Fraud and voidable transfer : Scots law in European context
MacLeod, John Alasdair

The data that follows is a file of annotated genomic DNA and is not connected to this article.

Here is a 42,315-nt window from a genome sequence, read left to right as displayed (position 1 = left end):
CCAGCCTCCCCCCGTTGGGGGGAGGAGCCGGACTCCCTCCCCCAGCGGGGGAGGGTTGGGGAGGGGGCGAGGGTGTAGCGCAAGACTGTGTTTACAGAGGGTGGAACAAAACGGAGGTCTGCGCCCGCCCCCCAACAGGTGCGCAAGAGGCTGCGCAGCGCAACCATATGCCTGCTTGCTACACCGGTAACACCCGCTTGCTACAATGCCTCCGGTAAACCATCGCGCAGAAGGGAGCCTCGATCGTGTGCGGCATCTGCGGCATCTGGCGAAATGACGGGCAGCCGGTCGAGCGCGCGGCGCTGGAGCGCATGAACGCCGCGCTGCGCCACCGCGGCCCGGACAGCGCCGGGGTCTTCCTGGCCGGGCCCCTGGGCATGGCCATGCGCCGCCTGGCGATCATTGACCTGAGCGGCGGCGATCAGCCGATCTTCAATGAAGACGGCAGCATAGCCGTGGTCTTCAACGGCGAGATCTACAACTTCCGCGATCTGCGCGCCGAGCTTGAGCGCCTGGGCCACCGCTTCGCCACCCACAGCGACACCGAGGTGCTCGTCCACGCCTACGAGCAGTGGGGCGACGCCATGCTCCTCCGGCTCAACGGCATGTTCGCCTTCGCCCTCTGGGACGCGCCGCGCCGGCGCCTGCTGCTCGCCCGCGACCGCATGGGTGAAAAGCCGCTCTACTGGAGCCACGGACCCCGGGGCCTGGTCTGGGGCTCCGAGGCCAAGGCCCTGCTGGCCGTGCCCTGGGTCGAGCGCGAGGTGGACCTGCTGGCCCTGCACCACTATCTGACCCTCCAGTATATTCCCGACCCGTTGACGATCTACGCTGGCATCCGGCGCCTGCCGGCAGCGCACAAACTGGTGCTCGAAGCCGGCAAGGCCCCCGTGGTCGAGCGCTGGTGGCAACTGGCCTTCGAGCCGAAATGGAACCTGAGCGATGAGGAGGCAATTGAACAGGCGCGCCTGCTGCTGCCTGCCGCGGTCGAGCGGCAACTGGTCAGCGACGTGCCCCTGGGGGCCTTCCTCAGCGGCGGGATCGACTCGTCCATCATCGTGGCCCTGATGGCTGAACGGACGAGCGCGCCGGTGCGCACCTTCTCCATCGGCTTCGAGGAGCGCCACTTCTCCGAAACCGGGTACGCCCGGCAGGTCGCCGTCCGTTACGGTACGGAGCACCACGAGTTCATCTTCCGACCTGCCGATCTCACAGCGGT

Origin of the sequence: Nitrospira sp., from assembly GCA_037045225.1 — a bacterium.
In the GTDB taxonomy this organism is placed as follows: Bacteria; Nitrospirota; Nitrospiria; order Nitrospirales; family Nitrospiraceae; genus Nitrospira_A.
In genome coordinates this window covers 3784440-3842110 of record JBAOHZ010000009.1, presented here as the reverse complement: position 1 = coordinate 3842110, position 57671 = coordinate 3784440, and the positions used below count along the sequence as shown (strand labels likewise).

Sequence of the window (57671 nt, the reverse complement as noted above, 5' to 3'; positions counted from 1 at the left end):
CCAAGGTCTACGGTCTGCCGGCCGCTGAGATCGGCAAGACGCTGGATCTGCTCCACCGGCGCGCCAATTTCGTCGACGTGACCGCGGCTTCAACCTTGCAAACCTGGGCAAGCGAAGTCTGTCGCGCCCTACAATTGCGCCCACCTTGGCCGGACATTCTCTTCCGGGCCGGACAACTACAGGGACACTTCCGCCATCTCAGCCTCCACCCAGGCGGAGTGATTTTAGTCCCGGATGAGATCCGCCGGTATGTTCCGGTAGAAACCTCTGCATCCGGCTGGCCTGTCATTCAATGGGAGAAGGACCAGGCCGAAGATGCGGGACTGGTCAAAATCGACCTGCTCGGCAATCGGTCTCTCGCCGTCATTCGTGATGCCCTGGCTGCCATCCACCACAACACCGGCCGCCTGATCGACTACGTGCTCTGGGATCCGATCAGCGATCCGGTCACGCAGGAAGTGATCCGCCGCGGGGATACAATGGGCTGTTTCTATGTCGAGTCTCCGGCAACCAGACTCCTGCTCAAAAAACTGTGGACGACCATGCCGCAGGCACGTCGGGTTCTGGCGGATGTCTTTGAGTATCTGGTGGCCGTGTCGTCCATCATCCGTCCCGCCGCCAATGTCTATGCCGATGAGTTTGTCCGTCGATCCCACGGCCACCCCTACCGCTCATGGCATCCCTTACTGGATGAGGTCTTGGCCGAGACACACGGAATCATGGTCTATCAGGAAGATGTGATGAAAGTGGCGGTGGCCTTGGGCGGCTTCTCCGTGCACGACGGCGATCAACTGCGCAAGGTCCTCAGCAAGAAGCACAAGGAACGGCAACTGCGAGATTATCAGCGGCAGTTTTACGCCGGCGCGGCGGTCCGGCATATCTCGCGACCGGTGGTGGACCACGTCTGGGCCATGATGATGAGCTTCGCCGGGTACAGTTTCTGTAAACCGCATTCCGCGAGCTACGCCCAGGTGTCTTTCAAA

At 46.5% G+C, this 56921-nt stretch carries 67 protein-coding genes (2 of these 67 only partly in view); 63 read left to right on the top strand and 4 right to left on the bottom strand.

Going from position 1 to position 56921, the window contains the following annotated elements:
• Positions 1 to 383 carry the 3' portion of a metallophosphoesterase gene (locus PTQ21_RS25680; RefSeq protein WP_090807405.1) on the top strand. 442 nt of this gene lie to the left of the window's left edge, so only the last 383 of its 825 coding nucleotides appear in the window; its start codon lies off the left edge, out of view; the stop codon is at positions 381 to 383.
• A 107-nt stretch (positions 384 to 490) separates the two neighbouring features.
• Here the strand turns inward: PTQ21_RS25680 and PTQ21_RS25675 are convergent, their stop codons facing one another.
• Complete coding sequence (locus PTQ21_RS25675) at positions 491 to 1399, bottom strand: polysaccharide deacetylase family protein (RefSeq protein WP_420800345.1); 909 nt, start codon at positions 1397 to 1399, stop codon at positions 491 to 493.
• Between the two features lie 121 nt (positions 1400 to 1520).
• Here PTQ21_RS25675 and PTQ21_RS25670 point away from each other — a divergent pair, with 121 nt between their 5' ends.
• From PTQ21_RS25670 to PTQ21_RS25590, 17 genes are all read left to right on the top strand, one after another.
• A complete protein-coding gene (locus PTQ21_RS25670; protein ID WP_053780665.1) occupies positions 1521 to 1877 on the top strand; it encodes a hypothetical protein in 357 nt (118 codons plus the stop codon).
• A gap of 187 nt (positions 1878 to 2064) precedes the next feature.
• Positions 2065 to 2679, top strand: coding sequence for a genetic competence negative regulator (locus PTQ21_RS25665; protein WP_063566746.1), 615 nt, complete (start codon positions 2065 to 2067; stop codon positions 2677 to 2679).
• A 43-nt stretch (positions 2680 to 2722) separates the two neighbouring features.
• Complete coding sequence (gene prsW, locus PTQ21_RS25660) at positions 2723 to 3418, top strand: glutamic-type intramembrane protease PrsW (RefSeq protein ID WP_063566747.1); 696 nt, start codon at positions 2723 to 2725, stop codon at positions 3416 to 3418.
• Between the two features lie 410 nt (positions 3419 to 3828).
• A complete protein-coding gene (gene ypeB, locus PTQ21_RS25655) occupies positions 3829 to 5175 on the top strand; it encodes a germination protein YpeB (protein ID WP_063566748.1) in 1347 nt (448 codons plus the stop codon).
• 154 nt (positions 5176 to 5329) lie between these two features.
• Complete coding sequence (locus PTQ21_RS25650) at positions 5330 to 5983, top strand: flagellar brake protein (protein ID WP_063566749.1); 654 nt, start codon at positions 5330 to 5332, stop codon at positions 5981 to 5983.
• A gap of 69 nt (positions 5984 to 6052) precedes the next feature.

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This thesis examines fraud as a basis for the voidability of transfers in Scots law. In particular, it focuses on misrepresentation and fraud on creditors. In so doing, an attempt is made to provide a principled account of the effect of fraud on transfer which can explain the well-established rules in this area, show how these rules fit within the broader framework of private law and provide some guidance as to the appropriate result in cases where a rule is not clearly established. This account depends on examining the development of the law from a historical and comparative perspective, with particular emphasis on the periods during which the relevant rules and institutions were being developed or received in Scotland and on the links between this process and the wider ius commune tradition. The central contention is that avoidance of a transfer on the basis of fraud is justified by a personal right held by the party at whose instance the avoidance takes place. In the core cases, this personal right is a right to reparation for a wrong for which the transferee is liable. At the periphery, the personal right may arise from the law of unjustified enrichment rather than from the law of delict. This characterisation of the basis of avoidance explains the protection afforded to subsequent acquirers and the limited effect which avoidance has in certain circumstances. It shows the interaction between the law of property and the law of obligations in this area and enables principles developed in the context of one instance of fraud on creditors to be applied to difficult problems in relation to other instances.